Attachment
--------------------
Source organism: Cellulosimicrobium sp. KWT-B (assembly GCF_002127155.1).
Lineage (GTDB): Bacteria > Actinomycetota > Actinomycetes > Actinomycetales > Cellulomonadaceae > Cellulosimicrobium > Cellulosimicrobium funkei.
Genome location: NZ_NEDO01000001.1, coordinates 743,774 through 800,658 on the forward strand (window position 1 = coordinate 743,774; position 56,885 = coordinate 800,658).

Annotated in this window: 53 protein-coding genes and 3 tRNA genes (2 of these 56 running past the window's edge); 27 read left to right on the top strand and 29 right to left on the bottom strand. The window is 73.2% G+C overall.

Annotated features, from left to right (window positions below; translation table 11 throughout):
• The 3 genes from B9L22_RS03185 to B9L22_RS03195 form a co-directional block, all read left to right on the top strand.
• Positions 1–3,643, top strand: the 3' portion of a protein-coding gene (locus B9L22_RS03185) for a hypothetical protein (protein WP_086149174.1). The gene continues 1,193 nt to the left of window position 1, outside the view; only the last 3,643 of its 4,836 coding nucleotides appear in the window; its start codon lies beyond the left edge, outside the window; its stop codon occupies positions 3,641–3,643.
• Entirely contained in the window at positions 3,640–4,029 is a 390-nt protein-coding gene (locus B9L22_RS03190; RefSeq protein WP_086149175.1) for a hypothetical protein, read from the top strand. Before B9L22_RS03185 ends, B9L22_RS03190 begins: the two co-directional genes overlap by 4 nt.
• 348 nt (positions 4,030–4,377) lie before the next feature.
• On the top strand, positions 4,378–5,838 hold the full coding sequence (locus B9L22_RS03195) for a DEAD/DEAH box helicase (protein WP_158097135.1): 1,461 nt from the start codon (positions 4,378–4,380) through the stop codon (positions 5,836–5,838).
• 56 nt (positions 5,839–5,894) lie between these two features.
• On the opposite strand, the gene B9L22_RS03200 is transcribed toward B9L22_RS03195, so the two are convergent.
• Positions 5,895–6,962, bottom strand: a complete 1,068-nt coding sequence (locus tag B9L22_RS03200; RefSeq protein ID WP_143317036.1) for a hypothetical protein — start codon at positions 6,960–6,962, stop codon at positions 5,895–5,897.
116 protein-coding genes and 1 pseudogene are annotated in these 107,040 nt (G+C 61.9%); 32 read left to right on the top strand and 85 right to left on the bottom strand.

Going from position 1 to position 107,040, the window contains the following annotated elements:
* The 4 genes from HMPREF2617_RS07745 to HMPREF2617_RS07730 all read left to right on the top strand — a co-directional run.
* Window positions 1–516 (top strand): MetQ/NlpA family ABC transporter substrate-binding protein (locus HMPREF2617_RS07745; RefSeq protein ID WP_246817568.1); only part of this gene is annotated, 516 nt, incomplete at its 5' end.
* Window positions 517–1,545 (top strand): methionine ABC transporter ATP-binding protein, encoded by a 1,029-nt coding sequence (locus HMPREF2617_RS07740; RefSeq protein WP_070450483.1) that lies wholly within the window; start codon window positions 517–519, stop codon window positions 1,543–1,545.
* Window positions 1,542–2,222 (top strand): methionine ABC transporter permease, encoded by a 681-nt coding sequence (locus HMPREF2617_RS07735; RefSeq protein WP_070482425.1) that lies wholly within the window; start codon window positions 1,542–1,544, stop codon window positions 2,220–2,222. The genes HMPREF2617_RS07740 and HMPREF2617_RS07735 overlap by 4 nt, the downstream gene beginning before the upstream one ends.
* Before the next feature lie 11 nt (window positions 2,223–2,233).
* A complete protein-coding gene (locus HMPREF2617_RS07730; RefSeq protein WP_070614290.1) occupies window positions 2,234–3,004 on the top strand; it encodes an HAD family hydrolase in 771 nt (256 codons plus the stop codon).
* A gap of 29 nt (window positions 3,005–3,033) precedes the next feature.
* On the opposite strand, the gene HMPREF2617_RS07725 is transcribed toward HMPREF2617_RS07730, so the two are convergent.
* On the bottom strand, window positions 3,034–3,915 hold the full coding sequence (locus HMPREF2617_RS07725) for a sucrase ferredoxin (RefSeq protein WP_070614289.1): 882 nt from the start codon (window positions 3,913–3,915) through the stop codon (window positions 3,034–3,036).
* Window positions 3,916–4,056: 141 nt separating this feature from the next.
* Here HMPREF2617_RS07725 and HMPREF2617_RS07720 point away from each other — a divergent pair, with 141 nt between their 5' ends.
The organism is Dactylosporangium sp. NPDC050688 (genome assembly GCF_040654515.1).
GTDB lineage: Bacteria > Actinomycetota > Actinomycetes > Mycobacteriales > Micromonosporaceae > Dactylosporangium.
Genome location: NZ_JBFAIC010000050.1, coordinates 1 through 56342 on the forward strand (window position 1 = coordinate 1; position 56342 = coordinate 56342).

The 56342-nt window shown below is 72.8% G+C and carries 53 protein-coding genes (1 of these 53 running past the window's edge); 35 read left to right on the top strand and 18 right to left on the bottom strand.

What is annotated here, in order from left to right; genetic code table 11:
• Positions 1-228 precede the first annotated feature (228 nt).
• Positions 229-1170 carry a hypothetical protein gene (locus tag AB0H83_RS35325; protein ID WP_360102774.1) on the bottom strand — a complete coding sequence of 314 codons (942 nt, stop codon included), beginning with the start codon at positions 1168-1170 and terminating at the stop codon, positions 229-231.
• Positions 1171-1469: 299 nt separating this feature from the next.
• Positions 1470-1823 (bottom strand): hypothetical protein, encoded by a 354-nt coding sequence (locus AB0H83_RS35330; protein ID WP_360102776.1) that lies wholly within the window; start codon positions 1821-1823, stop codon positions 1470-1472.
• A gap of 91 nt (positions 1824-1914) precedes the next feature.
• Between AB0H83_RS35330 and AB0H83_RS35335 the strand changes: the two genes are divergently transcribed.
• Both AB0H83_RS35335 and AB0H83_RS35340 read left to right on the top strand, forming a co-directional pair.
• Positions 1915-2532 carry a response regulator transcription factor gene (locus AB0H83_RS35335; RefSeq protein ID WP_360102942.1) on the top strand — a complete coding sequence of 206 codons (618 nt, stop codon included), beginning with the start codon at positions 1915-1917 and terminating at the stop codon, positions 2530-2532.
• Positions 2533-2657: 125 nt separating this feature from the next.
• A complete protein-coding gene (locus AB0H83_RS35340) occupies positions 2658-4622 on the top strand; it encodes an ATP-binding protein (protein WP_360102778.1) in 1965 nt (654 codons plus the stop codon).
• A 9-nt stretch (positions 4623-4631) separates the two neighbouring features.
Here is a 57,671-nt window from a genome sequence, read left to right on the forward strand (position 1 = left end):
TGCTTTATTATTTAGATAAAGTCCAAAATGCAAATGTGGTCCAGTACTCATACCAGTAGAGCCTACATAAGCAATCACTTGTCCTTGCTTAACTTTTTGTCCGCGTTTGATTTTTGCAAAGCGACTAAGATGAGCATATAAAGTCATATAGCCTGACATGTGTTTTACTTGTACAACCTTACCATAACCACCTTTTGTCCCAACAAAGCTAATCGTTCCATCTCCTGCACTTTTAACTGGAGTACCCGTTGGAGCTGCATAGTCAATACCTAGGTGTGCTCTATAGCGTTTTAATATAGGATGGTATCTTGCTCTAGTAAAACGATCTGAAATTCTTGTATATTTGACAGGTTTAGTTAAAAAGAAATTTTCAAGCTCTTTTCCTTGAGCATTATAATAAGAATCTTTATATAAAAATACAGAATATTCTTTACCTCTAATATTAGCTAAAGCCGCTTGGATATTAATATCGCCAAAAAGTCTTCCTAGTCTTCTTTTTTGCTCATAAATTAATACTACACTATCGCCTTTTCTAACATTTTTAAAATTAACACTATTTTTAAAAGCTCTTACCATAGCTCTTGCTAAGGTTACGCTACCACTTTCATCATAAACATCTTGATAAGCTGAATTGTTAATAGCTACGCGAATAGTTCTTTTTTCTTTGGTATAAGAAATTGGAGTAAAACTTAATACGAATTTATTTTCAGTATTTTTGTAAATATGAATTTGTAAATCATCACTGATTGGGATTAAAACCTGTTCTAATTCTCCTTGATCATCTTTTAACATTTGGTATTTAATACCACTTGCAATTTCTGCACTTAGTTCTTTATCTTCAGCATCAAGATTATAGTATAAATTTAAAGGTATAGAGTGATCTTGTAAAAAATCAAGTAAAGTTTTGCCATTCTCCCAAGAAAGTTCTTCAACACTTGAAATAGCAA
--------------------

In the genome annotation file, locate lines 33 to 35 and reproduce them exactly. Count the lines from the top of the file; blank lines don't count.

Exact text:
• Positions 229-1170 carry a hypothetical protein gene (locus tag AB0H83_RS35325; protein ID WP_360102774.1) on the bottom strand — a complete coding sequence of 314 codons (942 nt, stop codon included), beginning with the start codon at positions 1168-1170 and terminating at the stop codon, positions 229-231.
• Positions 1171-1469: 299 nt separating this feature from the next.
• Positions 1470-1823 (bottom strand): hypothetical protein, encoded by a 354-nt coding sequence (locus AB0H83_RS35330; protein ID WP_360102776.1) that lies wholly within the window; start codon positions 1821-1823, stop codon positions 1470-1472.